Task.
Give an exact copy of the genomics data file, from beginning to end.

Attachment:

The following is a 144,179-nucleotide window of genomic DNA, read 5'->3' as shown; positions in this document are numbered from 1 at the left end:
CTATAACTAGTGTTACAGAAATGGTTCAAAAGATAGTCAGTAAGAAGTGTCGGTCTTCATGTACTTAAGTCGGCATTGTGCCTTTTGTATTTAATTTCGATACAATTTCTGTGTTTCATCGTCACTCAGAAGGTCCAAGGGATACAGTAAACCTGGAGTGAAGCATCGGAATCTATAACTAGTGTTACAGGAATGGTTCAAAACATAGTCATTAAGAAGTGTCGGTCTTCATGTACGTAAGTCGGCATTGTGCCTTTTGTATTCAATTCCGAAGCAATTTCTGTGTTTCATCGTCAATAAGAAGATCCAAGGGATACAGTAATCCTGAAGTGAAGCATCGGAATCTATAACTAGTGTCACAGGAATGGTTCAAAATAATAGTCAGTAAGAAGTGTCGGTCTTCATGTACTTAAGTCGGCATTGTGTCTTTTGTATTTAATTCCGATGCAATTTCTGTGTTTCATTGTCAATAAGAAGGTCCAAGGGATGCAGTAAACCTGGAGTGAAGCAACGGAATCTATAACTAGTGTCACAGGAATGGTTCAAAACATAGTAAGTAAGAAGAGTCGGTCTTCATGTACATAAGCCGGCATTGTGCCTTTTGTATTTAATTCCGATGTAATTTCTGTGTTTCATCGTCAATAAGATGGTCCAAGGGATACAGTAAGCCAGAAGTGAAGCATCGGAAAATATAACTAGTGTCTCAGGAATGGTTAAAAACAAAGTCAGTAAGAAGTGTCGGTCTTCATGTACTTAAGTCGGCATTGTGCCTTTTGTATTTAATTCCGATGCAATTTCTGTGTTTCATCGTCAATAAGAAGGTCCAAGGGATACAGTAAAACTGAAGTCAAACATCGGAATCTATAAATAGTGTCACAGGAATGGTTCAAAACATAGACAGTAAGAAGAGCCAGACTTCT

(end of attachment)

The following is a 144,179-nucleotide window of genomic DNA, read 5'->3' as shown; positions in this document are numbered from 1 at the left end:
CTATAACTAGTGTTACAGAAATGGTTCAAAAGATAGTCAGTAAGAAGTGTCGGTCTTCATGTACTTAAGTCGGCATTGTGCCTTTTGTATTTAATTTCGATACAATTTCTGTGTTTCATCGTCACTCAGAAGGTCCAAGGGATACAGTAAACCTGGAGTGAAGCATCGGAATCTATAACTAGTGTTACAGGAATGGTTCAAAACATAGTCATTAAGAAGTGTCGGTCTTCATGTACGTAAGTCGGCATTGTGCCTTTTGTATTCAATTCCGAAGCAATTTCTGTGTTTCATCGTCAATAAGAAGATCCAAGGGATACAGTAATCCTGAAGTGAAGCATCGGAATCTATAACTAGTGTCACAGGAATGGTTCAAAATAATAGTCAGTAAGAAGTGTCGGTCTTCATGTACTTAAGTCGGCATTGTGTCTTTTGTATTTAATTCCGATGCAATTTCTGTGTTTCATTGTCAATAAGAAGGTCCAAGGGATGCAGTAAACCTGGAGTGAAGCAACGGAATCTATAACTAGTGTCACAGGAATGGTTCAAAACATAGTAAGTAAGAAGAGTCGGTCTTCATGTACATAAGCCGGCATTGTGCCTTTTGTATTTAATTCCGATGTAATTTCTGTGTTTCATCGTCAATAAGATGGTCCAAGGGATACAGTAAGCCAGAAGTGAAGCATCGGAAAATATAACTAGTGTCTCAGGAATGGTTAAAAACAAAGTCAGTAAGAAGTGTCGGTCTTCATGTACTTAAGTCGGCATTGTGCCTTTTGTATTTAATTCCGATGCAATTTCTGTGTTTCATCGTCAATAAGAAGGTCCAAGGGATACAGTAAAACTGAAGTCAAACATCGGAATCTATAAATAGTGTCACAGGAATGGTTCAAAACATAGACAGTAAGAAGAGCCAGACTTCT